Lewis insists 'permission in principle' schemes will be housing-led

Housing and planning minister Brandon Lewis has told a committee of MPs that secondary legislation will ensure planning permission in principle granted under the Housing and Planning Bill is 'residential-led', but he stopped short of specifying development must be 'predominantly residential'.

Housing and planning minister Brandon Lewis
Housing and planning minister Brandon Lewis

At a Westminster committee meeting on amendments to the bill yesterday, Lewis told MPs that limiting the proposed permission in principle powers to housing alone would hamper mixed-use schemes and those with community facilities.

An amendment proposed by Labour MPs would have specified that land could only be allocated for development in local plans and neighbourhood plans with permission in principle if it was to be used for housing.

Lewis said the government was "very clear"  that permission in principle was to be used for housing-led development.

"Our intention is to set out in secondary legislation that as long as a site allocation includes residential development, local authorities will be able to grant permission in principle for other uses," he said.

"In a mixed-use development, developers may wish to have some retail premises, community buildings and other things that are compatible with residential properties, but ultimately that will be a decision for the local authority."

Shadow housing and planning minister Roberta Blackman-Woods said she was "still a little anxious" about the scope of developments that could be given permission in principle, but withdrew the amendment.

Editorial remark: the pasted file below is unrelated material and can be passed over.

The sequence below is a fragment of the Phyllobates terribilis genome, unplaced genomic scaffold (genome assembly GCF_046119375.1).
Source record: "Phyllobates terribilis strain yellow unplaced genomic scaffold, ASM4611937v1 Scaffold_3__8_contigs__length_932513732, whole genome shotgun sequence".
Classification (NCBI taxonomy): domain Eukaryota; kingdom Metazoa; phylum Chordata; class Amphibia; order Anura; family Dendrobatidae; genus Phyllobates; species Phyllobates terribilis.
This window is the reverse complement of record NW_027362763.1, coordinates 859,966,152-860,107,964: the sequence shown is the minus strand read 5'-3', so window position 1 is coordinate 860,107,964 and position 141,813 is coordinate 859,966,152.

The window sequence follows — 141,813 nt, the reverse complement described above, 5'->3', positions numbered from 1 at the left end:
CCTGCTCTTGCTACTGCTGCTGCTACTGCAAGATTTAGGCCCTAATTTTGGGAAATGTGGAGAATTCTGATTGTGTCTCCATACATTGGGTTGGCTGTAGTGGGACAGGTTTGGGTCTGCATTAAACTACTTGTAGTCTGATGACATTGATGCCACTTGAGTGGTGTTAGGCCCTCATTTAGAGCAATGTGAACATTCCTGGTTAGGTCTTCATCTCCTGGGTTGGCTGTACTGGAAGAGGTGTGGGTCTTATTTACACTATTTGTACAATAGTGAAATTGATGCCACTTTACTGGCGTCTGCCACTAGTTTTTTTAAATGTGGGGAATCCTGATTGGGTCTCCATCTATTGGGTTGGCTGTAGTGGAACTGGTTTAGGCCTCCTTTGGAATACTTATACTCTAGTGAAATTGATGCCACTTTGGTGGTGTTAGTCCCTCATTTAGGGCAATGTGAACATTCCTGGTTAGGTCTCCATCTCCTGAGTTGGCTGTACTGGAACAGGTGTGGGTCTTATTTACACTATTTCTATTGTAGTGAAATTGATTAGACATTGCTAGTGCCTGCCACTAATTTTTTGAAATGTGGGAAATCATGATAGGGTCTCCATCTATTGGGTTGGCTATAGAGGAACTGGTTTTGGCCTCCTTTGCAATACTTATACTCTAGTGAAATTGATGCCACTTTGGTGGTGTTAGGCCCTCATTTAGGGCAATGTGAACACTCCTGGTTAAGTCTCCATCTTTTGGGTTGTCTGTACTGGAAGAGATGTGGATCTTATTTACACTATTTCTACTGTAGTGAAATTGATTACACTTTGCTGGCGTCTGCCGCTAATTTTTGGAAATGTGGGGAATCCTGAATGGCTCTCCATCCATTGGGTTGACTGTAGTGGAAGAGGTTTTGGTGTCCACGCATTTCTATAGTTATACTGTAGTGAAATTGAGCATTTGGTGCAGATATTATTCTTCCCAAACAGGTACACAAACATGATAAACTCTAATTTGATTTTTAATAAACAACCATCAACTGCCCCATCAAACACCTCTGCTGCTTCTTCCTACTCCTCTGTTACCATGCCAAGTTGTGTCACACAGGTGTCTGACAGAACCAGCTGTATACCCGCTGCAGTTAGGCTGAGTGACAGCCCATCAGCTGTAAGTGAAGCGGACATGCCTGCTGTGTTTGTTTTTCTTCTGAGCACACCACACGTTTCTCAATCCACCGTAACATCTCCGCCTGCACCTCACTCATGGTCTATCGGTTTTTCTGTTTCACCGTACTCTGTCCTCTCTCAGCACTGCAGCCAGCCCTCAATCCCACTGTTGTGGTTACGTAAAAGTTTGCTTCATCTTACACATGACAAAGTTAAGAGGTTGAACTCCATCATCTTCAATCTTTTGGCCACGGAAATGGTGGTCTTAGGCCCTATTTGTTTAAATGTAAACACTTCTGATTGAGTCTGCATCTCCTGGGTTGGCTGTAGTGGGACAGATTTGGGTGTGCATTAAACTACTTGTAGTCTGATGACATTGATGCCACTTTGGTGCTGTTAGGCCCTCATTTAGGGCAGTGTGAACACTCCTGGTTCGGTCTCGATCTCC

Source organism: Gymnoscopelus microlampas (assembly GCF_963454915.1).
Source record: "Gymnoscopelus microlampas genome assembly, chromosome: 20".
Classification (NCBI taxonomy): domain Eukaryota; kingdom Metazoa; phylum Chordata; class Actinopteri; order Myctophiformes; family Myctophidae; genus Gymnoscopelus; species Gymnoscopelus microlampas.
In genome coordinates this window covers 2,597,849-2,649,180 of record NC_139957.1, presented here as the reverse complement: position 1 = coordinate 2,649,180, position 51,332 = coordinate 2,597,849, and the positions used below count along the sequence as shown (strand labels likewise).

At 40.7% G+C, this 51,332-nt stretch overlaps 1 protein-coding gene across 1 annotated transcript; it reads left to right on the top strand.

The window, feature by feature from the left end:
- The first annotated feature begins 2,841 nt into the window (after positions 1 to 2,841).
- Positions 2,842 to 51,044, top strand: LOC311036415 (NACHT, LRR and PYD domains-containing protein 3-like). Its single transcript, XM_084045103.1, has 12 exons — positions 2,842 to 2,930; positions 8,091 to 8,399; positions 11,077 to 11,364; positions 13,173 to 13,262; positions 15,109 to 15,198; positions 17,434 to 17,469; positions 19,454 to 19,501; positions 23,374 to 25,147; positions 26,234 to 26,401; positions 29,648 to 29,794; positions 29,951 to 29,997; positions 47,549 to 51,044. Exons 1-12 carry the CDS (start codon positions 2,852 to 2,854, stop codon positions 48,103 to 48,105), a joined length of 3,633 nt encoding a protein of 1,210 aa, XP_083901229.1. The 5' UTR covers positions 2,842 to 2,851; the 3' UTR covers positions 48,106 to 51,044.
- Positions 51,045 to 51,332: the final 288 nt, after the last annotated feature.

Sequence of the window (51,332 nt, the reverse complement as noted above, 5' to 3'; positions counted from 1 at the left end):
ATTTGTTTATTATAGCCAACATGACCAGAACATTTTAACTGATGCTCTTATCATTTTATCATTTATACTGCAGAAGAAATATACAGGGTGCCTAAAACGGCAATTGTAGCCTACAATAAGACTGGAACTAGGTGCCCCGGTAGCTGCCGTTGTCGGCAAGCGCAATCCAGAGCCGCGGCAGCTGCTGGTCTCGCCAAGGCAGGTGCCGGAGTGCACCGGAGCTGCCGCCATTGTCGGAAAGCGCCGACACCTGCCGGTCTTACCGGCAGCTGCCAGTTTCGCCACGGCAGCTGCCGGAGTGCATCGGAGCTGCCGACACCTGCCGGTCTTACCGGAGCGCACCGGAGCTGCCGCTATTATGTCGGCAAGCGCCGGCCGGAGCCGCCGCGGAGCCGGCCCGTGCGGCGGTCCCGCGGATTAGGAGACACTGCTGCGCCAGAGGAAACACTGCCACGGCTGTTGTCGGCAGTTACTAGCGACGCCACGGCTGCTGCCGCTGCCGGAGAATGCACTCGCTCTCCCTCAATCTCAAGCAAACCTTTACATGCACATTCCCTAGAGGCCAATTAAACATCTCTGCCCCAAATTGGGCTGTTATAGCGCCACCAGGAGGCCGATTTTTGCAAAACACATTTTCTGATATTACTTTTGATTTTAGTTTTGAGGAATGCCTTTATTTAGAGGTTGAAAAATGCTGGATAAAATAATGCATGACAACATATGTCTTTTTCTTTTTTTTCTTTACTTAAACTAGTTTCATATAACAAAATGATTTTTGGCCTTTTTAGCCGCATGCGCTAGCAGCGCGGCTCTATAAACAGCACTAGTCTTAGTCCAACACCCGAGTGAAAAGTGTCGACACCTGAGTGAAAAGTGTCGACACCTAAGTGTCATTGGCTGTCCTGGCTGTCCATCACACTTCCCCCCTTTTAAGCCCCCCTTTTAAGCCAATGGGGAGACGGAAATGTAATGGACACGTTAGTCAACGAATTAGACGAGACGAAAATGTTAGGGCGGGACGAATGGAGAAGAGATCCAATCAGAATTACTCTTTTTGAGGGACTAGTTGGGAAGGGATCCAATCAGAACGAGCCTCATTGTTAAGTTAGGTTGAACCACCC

Lewis subsequently said ministers had "no intention" of allowing permission in principle to last in perpetuity, and would launch a consultation shortly, before setting a "sensible" duration in secondary legislation.

"The power in the bill currently gives an important flexibility to ensure that, in appropriate circumstances, where a plan or register is revised or updated, it does not automatically mean that permission in principle comes to an end," he said. This is necessary for technical reasons to ensure that permission in principle can work effectively". 

Lewis said that as the bill’s proposed brownfield registers would be updated by local authorities on an annual basis, it would be necessary to ensure that permission in principle could last longer than a one-year period.

The committee is due to resume debating the bill on Tuesday.


Have you registered with us yet?

Register now to enjoy more articles and free email bulletins

Sign up now
Already registered?
Sign in

Join the conversation with PlanningResource on social media

Follow Us:
Planning Jobs